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EEPD. Volume 8. Signposts. 

Volume Editor:  Helga Perry and Rupert Fawdry (So far) To see a sample page Click here

Current Master copy is with: RF (as “Panel08-10RF.pages”)

If interested in the possibility of editing this volume  Click here

 Discussion Links: None specific yet.  Use EEPDtalk at www.eepd.org.uk

Help others to improve their computer systems. Send the results of your hard work to editor@eepd.org.uk

 

"Do not just shout at drivers; try instead to improve the road"

 

"It is the mark of the instructed mind to rest satisfied with the degree of precision which the nature of the subject admits, and not to seek exactness where only an approximation of the truth is reasonable" (ascribed to Aristotle Aristotle)

Summary

This volume is similar to the previous one but instead concerns the relationship between specific data items which might potentially be available in an electronic patient record (especially “Logical Prioritisation“ data items), and Guidelines from any relevant sources. 

 

This will need to be a long term project to gradually provide the detailed documentation of exactly which electronic “Trigger Data Item(s)“ might lead to what ”Action Suggestions“, and when, and in what form, should such suggestions be provided; and, if possible, when and how the EPR might be used to check what action has, or has not been taken, both regarding individual patients and as part of regular audit of that particular topic.   

(Updated 16 November 2010)

Introduction: Signposts; not Protocols or Laws.

 

The title of the EEPD. Volume 8. has deliberately been headed “Signposts” rather than “Guidelines” or “Protocols” since in the eyes of the public and too often of lawyers the later two terms seem to imply that such documents form “Laws” or “Rules” which all medical staff should never, ever, overrule under any circumstances. 

 

Indeed, a study is urgently needed in which a random group of the general public - and of lawyers - are asked on a scale of one to ten how acceptable/reasonable it is for a person to decide to ignore/disobey “a protocol“, “a law“, “a signpost“, “a guideline“,  “a recommendation“, “something that is binding“ and “a rule“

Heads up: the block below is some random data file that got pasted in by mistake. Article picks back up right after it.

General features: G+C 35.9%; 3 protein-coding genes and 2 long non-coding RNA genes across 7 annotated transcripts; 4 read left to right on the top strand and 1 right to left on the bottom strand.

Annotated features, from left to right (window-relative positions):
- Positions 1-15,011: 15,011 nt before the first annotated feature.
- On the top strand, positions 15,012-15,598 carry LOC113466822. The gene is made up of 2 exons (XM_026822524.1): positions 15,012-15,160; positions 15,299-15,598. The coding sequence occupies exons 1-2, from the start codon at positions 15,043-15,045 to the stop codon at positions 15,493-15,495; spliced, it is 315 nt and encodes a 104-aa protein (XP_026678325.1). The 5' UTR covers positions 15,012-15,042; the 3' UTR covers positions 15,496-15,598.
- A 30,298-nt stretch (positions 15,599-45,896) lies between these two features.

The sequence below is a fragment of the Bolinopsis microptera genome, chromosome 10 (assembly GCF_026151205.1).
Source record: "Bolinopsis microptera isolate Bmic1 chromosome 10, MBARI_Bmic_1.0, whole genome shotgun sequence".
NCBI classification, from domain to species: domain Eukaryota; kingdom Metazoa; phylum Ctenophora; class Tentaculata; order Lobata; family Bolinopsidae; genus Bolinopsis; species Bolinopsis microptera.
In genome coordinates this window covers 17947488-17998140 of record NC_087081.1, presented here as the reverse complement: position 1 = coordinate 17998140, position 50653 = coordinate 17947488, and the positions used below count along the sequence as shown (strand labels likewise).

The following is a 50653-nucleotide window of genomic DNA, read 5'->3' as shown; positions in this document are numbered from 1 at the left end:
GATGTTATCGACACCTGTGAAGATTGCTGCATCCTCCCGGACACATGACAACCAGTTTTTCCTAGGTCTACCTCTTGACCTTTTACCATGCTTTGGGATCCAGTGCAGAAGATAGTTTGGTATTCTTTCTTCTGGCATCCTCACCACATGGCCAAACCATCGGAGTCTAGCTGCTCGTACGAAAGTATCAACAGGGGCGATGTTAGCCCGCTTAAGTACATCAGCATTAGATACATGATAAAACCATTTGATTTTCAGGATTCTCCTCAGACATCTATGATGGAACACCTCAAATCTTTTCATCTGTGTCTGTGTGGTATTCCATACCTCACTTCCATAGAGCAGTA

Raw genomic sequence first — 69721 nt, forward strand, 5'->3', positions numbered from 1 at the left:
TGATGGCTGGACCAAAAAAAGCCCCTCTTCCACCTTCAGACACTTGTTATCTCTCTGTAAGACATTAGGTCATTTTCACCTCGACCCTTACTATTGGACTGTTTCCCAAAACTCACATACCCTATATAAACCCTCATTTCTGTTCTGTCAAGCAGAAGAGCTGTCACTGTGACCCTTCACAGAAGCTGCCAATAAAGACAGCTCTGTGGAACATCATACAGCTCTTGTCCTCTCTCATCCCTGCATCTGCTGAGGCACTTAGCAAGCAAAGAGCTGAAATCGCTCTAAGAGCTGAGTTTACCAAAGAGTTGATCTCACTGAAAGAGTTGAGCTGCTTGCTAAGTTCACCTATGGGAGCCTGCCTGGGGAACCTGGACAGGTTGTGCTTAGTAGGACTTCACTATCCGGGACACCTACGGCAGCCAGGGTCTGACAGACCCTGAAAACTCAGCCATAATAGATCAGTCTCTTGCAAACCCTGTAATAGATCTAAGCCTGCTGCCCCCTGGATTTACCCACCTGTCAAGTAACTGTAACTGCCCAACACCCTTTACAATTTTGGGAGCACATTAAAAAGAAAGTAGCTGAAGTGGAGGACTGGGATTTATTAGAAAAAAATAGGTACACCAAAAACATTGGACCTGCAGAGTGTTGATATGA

If the perception of the public or of lawyers is that “guidelines“ or “protocols“ have the same validity as “laws“ or ‘rules“ we have a serious situation.

 

While such guidelines are absolutely essential if we are to raise the general standard of care they must never be taken, (as they too often are), as if they comprised laws which must not be broken at any time, by anyone and in any circumstances. 

 

Such an attitude is well illustrated by a recent phase in the Times newspaper which referred to some new NHS “guidelines” as being “binding” from next February”. 

 

Or my recent experience when deciding, as a highly experienced specialist,  whether it was, or was not, justified to use a prostin pessary to start the process of induction in the evening on a woman in her first pregnancy whose Pre-eclampsia was deteriorating - but not fulminating - only to be informed by the junior midwife on duty that it was against the “rules” to induce a “high risk” case in the evening.

 

In the event the patient did not get her prostin until the next morning and ended up with a Caesarean at 3 a.m. the following night.

 

At my last assessment, a clinician (doctor or practitioner, nurse or midwife) may need to take into account at least 15 factors before making a professional judgement as to what care they recommend for a particular patient at a particular time. 

See  www.fawdry.info/eepd/00_ima/quotes/ProfJudg.pdf for a list of some of the many factors I have briefly identified.

 

Signposts (or Action Suggestions) are helpful in deciding which way to travel towards a particular destination, but a signpost is not a compulsory order.

 

Chronological and Highly Detailed.

Being a medical practitioner these days sometimes seems rather like being expected to fly a jumbo jet with no electronic aids. And with computer only being used for the crew to enter data personally to tell them about their mistakes after the event or to document the level of passenger complaints.  (As illustrated by www.fawdry.info/eepd/00_ima/scans/Jumbo.jpg

 

If electronic records are eventually to be used to help overstressed practitioners to avoid medical errors in the care of individual patients, then Action Suggestions› must be provided at the appropriate time. This requires precise documentation, based on expert guidelines, as to exactly what “Trigger Items› in the electronic data might lead to what “Action Suggestions› and when and in what form such suggestions should be provided by the EPR; and, if possible, when and how the EPR might be used to check what action has or has not been taken, both regarding each individual and by a general audit.

 

The detail required for such documentation is illustrated by the following example: www.fawdry.info/eepd/08_gui/Sample8.pdf

 

Rupert Fawdry (Updated  18 Nov 2010)

 

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